13. Cheap or free accommodation. I always use Couchsurfing or volunteer at a hostel in exchange for free room, but Charli from Wanderlusters pointed out that doing house sitting in places you want to stay a while is an excellent way to get free accommodation. It’s definitely something to check into.
14. Hitchhiking. Is hitchhiking dying? is it taboo now? is the world more dangerous? All I know is that if you really want to travel, and think that your bank account is too small, than hitchhiking might be a solution. I combined that and couchsurfing in Europe, and saw nearly the whole continent for 2 months on less than $1000. Maybe it was dangerous, I don’t know, but I do know I would do it again in a heart beat. Need help finding the best hitch-points in your city? I use Hitchwiki for just that.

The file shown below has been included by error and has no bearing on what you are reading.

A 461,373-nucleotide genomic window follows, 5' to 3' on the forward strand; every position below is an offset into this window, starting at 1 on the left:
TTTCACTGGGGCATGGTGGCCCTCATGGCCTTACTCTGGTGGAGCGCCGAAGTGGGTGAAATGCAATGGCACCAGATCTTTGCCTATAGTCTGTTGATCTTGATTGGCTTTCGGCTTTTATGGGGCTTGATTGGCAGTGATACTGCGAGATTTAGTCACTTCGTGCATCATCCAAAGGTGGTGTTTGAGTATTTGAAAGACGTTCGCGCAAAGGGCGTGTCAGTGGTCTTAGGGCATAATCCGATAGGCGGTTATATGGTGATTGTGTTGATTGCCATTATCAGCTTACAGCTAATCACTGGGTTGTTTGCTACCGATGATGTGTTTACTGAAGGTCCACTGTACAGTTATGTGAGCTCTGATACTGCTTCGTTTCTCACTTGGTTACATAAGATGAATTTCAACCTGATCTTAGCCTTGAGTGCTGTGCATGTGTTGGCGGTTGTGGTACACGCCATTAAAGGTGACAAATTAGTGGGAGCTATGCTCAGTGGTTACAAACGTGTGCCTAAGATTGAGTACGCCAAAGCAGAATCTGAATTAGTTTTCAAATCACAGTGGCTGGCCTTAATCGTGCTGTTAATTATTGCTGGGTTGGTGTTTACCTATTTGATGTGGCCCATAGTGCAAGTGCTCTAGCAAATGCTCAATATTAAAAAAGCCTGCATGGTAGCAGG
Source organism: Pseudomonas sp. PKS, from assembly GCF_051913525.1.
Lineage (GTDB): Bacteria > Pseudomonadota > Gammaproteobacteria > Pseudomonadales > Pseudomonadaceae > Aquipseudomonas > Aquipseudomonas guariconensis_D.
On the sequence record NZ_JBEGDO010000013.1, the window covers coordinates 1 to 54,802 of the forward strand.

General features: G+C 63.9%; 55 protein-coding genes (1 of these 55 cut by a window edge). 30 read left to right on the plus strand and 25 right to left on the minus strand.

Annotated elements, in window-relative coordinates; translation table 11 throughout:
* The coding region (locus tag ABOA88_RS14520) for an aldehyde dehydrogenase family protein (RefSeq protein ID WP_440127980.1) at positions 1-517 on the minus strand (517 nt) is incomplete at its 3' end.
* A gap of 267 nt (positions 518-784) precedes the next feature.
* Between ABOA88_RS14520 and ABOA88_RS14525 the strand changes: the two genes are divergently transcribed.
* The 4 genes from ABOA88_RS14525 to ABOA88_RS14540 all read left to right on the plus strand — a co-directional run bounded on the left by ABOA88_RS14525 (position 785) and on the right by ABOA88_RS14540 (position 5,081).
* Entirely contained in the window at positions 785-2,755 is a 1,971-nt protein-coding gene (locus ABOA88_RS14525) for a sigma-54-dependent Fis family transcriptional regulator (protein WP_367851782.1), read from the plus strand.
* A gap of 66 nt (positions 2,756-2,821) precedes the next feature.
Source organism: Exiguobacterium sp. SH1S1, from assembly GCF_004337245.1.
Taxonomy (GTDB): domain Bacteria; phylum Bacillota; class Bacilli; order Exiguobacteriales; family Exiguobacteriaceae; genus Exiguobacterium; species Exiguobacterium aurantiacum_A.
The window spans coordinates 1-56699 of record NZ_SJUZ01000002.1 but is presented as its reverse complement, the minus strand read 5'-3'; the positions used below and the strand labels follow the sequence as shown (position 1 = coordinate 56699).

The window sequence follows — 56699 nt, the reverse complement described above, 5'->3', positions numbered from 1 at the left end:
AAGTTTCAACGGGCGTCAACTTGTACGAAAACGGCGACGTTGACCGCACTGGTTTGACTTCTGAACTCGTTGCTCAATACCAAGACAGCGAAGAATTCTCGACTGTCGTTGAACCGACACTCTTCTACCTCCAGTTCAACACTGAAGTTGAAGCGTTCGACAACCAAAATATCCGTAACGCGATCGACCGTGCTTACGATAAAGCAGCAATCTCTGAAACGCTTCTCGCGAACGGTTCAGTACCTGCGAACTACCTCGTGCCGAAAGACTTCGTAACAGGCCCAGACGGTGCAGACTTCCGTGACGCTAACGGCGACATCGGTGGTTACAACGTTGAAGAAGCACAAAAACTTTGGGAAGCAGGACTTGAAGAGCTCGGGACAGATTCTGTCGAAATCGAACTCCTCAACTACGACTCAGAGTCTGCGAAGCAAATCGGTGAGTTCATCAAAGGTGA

15. A fake/decoy wallet. I carry a fake wallet sometimes, so that if I get held up I can hand it over, they see a wallet with money and cards, and they take off. What’s in it? About $10 in singles, expired bank cards, Safeway, Starbucks, Library and other cards that look important but aren’t. The thief glances at that and is satisfied and leaves. Worked perfectly in Peru, plus it has been pic-pocketed a few times. But my real wallet with money and IDs never has.
16. A phone-charging battery pack. It might seem excessive, but I carry around a portable phone charger so that I can stay charged at all times. It’s really handy for when I’m out camping or at a far out dive site with no electric. Then my phone never dies and I can take pictures and whatever else all day. Great for buses and trains with no power outlets, so you can play games the whole ride.